I spent last week sitting in a jury box. After being called every four years like clockwork , this was the first time I was actually selected to sit in judgment on a fellow citizen, a weighty experience in a criminal case. It was a particularly hot week in New York coming at the end of a summer of wacky weather around the globe. Taking the subway down each day and walking the half dozen blocks across to the Moynihan Federal Court Building was a bit like hiking through the environs of my kitchen oven. That was outside. Inside Judge Stein's courtroom it was so cold that one could only survive in a winter sweater – he likes it that way, keeps everyone awake. Without making light of the trial experience, what I couldn't get out of my head throughout was the sharp contrast between the cold inside and the heat outside on the street. Being so accustomed to the synthetic climate control in which we regularly function, we don't think about that much. In fact, how we privileged few experience life bespeaks a consistent unreality, an apt metaphor for our times and most especially for our country.
Sitting in that cold room, we were totally out of touch with the reality of the streets below which, given being in the act of passing judgment on what happened out there, is kind of bizarre. Don't get me wrong, I think we jurors got a pretty good picture of what went on and we reached a fair and reasonable verdict. That's the particular, but in a more global context, we tend to see the outside from an inside perspective and to act accordingly. It's like a movie set in a foreign land where the locals all speak English on screen, their natural language having been subverted in the name of art. Well we function in much the same way looking out into the world feeling that the American way, our way, is the natural order of things and everyone should be partaking of it's values – a kind of born-again nirvana. I am not saying others don't do the same in reverse, but if so, they are equally delusional.
The funny thing about this insight is that one might have thought it would have occured the week earlier when the lights went out while I was sitting at my computer. Here was a dose of reality, not to mention the absence of air conditioning. But that's the point, during the great Blackout of '03, inside and outside merged. There was no disconnect. Sure we were up to the task (in my case less than twelve hours of deprivation), but we quickly retreated into "normalcy." The conservation measures we collectively took to reduce strain on the system by restraining ourselves from unnecessary consumption once the lights returned lasted but a fleeting moment. A little bit of energy sticker shock, but back to our collective SUVs (which most of us "drive" in one way or another).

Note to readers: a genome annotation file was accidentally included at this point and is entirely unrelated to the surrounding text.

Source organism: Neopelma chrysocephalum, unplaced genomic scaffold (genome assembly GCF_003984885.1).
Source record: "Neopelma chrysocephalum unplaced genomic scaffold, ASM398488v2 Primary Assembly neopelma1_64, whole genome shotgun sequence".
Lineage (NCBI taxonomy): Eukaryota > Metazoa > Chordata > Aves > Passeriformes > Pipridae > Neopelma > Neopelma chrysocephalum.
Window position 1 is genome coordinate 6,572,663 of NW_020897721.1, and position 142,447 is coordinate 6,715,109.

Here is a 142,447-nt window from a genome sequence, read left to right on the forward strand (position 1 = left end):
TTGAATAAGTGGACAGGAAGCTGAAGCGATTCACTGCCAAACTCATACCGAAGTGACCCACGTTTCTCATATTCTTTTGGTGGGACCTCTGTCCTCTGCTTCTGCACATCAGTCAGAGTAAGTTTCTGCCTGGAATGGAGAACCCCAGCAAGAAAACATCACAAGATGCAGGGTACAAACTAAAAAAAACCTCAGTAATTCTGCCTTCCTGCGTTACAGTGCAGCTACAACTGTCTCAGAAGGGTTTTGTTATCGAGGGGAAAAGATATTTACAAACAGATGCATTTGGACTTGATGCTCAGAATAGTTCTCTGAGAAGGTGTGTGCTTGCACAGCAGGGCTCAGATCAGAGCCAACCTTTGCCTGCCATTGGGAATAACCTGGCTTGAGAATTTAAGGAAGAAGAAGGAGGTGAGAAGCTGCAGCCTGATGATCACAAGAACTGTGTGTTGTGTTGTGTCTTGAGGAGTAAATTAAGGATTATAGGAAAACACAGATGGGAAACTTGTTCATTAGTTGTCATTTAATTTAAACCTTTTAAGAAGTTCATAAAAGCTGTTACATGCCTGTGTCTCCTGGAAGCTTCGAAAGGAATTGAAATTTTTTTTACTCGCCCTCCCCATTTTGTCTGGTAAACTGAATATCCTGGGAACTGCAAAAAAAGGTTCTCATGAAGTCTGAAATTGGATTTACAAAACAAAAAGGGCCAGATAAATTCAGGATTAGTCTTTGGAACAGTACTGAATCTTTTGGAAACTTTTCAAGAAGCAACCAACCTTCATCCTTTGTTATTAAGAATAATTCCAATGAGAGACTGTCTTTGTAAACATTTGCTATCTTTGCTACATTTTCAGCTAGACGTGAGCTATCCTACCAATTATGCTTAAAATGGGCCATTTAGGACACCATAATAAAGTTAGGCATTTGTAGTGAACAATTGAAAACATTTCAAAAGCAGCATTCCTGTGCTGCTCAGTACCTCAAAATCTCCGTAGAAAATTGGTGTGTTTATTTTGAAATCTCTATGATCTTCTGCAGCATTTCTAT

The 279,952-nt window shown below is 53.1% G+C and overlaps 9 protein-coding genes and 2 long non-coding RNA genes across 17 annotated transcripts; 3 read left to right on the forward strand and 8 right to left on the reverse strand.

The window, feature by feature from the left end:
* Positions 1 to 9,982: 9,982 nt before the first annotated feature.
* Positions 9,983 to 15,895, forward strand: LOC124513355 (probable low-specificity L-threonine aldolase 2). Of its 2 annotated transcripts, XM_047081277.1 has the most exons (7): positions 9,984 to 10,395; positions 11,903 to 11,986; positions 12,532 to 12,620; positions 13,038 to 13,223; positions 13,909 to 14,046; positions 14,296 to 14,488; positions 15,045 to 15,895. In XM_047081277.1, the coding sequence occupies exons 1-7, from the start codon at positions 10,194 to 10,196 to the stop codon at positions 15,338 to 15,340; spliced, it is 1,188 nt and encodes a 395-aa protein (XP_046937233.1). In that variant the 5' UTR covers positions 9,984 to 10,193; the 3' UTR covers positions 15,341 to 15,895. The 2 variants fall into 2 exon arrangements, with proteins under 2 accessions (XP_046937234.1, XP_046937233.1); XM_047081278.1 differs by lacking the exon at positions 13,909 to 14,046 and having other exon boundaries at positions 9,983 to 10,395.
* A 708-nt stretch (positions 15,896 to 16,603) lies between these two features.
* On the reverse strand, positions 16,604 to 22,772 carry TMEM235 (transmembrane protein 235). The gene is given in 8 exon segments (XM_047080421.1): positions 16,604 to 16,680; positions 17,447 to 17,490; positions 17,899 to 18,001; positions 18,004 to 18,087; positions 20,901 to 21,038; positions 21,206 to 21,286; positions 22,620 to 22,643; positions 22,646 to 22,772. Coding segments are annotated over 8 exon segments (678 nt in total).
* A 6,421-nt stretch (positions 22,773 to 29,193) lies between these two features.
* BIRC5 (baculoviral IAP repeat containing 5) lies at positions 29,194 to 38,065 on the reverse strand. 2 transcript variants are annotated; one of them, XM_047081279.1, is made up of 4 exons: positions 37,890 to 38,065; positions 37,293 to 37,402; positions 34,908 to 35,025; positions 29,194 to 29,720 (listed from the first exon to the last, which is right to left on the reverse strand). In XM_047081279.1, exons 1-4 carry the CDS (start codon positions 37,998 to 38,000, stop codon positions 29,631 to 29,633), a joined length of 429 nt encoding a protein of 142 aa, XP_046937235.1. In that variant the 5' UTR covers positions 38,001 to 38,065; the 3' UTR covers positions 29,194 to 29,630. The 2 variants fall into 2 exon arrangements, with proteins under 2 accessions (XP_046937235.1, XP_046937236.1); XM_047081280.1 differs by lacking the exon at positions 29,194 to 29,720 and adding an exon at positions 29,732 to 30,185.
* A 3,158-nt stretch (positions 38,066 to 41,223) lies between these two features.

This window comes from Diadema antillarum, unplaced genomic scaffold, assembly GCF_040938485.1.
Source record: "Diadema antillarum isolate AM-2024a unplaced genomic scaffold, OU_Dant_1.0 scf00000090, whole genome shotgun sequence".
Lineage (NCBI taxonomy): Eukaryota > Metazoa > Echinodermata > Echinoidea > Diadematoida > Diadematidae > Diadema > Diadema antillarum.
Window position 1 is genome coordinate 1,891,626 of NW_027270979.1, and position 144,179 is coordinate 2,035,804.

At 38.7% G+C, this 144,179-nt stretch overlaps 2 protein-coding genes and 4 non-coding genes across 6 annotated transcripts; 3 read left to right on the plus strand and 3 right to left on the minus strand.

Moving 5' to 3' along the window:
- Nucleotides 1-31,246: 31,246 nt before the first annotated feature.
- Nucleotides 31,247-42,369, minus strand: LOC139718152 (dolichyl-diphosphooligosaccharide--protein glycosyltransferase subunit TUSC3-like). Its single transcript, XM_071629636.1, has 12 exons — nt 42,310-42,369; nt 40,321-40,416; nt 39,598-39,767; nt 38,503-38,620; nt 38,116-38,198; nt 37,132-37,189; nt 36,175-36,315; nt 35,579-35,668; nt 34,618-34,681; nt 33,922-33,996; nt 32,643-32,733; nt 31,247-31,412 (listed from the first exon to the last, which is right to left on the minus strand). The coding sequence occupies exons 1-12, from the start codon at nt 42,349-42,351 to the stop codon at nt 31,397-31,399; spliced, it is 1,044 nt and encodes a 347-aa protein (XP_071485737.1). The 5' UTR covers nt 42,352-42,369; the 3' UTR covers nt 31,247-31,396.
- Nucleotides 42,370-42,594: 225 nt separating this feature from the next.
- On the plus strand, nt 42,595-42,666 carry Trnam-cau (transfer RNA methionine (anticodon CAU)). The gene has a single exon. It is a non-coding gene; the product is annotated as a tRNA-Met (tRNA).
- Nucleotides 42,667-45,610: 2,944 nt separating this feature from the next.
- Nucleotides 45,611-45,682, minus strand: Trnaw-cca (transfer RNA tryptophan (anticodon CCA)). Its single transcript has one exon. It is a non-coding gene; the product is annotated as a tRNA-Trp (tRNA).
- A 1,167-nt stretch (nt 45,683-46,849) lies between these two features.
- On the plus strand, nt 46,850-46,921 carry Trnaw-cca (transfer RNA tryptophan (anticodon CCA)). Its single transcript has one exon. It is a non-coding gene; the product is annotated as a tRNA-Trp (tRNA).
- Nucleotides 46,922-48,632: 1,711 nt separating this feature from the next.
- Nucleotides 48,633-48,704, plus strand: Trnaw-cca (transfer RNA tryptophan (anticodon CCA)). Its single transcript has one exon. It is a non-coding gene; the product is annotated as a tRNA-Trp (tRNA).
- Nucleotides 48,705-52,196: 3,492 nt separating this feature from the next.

No, if you look at what's going on these days -- the depressing international situation and the continuing economic slump – much of it stems from planning in "air conditioned" rooms where assumptions are made about the heated world outside. There is a disconnect, and to some degree we all engage in it. Indeed our idea of deprivation is so ridiculously tepid compared with what most people experience, that it's a true conceit to claim understanding or worse to impose our solutions. People behaved themselves enormously well, we tell ourselves, speaking of the power outage that stretched into 27 hours in lower Manhattan, but how would any of us behaved if, like the Iraqis, we were without electricity and clean running water for months since being "liberated?"
It's not that all our intentions are suspect or disingenuous, it's that we are simply stuck in the air conditioning of Judge Stein's courtroom. Inside, outside two very different places and that is where the trouble starts.
Sorry for the interruption. Let the circus continue.